Since ancient times Pharping, in the southwest of the Kathmandu Valley, has been the seat of the deities and holy men. For Hindus Pharping spells Dakshinkali, the proverbial goddess and one of the famous shakti-peeth (‘power-shrine’) in the valley. For Buddhists it is the place where the sage Padmasambhava attained enlightenment. When I headed out to Pharping, my sole intent was to visit the cave and leave it to that; the temple of Dakshinkali was not on my itinerary. I was blissfully unaware of the thread that unites these two deities, until a monk pointed it out to me.
The cave where Padmasambhava is believed to have meditated for 12,000 years before he was enlightened is located a brisk fifteen-minute hike from the main bazaar, which also doubles as the bus terminal. From Pharping bazaar keep to your right and take the path that is brightly illuminated by saffron-robed monks going about their daily business. It’s easy to find your way once you are there, just head past the huge and perennially angry looking statue of the Padmasambhava, and start climbing the somewhat steep stairs.
The cave is modest by every standard. It is clearly understandable that the occupier had not chosen the specific cave
for its virtue of luxury and comfort. Don’t hanker for spaciousness here and it certainly isn’t a place for claustrophobic individuals. One thing that amazed me was the feeling of serenity that flows from it, somewhat like a temple. Maybe the monk reciting prayers from the corner gave off that effect. Neatly tucked inside the small recess, along with statues of Padmasambhava and his two escorts, is a small altar illuminated by number of butter lamps. And murmuring his prayers from ancient scrolls was a monk who enlightened me on thelegend.
As the story goes, in land before time, the goddess Dakshinkali habitually devoured her devotees, which caused a lot of grievance among the villagers. Desperate for a solution, the village dwellers took their sorrows to Padmasambhava who was renowned as the ‘Realized One’. Staying true to his reputation, Padmasambhava managed to subdue the violent goddess. As the final act of mercy, Padmasambhava asked the goddess to choose between perishing and sustaining herself only on animal sacrifices. She chose the latter and her captor built her a temple at the foot of the mountains between the confluence of two rivers. Her wishes were honored; the temple we see today is said to be the same that Padmasambhava originally built to house the goddess.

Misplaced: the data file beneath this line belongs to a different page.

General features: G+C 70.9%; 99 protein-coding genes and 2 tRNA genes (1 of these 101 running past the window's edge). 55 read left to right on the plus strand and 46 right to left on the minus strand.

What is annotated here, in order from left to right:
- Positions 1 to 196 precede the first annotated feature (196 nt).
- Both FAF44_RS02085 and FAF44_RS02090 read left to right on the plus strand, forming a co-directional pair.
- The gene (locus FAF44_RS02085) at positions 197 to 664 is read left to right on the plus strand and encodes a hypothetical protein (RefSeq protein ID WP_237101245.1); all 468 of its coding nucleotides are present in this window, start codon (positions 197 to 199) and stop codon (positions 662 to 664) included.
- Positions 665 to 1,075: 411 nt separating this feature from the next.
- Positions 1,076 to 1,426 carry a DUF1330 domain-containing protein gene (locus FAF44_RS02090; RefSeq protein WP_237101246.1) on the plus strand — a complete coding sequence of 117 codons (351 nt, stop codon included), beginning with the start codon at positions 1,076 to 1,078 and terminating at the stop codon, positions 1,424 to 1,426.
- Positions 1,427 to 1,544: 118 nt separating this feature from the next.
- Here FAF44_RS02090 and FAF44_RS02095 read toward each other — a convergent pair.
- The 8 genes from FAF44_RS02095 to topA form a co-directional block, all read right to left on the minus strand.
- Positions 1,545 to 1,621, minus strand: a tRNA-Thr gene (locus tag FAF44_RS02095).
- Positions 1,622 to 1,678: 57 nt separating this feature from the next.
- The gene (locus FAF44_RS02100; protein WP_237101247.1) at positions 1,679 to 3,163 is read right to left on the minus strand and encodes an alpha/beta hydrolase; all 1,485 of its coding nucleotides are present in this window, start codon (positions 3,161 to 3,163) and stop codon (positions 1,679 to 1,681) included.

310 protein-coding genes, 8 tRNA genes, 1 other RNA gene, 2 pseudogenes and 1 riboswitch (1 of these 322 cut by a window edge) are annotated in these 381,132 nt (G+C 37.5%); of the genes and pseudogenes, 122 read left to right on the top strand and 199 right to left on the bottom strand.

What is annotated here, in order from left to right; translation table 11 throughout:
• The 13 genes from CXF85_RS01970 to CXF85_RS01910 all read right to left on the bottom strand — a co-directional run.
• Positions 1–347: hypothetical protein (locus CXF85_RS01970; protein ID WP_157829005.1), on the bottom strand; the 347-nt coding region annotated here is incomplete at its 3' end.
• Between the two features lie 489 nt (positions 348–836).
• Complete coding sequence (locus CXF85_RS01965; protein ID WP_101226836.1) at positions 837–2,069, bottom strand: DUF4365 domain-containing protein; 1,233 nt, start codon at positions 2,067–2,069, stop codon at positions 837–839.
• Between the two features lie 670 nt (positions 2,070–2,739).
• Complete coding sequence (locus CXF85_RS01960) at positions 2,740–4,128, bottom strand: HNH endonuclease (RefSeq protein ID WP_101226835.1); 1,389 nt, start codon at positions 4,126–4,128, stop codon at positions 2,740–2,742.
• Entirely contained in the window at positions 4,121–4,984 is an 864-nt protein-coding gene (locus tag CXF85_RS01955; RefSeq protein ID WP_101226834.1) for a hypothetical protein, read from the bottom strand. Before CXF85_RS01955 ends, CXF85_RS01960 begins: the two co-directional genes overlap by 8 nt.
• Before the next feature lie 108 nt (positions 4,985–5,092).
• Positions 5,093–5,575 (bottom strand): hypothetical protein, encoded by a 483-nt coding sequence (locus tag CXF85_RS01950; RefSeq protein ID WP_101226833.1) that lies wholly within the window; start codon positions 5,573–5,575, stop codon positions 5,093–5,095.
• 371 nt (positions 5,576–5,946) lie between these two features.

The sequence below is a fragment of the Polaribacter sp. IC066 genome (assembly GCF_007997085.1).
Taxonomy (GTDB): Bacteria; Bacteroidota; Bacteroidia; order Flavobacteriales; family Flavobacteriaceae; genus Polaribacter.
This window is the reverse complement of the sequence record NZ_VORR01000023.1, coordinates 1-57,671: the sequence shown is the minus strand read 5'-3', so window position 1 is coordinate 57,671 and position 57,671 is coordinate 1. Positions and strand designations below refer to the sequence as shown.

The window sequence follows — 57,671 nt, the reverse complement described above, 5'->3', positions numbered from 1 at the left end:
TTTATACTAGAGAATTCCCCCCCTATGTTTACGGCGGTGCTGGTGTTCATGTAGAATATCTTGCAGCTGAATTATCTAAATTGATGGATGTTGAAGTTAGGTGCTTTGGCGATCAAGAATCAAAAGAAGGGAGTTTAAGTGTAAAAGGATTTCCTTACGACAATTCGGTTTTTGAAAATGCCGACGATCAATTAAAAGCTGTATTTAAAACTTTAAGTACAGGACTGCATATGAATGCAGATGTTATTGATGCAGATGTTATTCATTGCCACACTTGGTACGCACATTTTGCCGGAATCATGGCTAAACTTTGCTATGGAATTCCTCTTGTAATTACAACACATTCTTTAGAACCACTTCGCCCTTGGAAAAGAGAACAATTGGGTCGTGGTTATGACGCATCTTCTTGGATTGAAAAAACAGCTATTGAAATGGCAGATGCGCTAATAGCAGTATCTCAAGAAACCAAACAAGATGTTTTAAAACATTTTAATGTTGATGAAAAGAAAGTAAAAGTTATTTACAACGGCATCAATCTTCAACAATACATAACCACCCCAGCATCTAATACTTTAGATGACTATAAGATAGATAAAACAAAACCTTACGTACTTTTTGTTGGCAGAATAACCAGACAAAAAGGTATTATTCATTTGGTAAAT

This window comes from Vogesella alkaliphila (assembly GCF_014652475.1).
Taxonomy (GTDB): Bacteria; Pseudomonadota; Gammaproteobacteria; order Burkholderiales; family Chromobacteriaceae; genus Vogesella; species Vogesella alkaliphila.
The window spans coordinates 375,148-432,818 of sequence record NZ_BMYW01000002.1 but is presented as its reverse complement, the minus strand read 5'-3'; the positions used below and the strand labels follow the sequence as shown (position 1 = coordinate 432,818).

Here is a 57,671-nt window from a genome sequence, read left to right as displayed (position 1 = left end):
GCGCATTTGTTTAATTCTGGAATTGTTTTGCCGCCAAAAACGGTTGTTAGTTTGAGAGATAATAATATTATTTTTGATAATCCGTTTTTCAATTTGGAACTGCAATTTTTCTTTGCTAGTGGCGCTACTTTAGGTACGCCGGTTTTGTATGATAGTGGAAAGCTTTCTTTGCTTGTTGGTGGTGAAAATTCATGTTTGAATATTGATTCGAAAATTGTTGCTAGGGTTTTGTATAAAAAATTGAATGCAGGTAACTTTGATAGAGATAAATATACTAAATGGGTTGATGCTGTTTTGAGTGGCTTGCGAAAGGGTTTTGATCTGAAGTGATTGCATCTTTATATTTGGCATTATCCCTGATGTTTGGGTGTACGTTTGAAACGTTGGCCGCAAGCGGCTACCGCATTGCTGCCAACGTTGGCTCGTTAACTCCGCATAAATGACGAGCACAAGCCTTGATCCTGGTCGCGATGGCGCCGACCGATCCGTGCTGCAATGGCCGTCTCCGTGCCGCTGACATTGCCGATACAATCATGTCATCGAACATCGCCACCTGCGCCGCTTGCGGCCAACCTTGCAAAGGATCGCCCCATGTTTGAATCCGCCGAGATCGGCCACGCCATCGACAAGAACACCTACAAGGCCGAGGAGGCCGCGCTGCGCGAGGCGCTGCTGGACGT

Padmasambhava is also said to have saved the valley from other impending dooms on other occasions. At some other time, for example, a period of famine and bad times followed after the four narayans (Narayan is another name for Vishnu; four narayans guard the valley) who are located at the four cardinal points of the valley got into a nasty argument about their own supremacy. Using his superior tantric and magical prowess, Padmasambhava got the situation under control before it escalated further. After solving many such problems and attaining enlightenment, he made his way to Tibet where he is acknowledged as the ‘Precious Master’ or Guru Rinpoche.
With Dashain already underway, the temple will see the most devout of her followers lining up to pay her honor, with (I have to admit, it is something I detest) animal sacrifices. Thanks to Padmasambhava the goddess no longer preys on her devotees, but makes it up with animal sacrifices brought to her by the most ardent of her believers.
I sometimes wonder, now that I’ve heard and completely digested the lore, while he was at it, why didn’t Padmasambhava just turn the goddess into a vegetarian deity?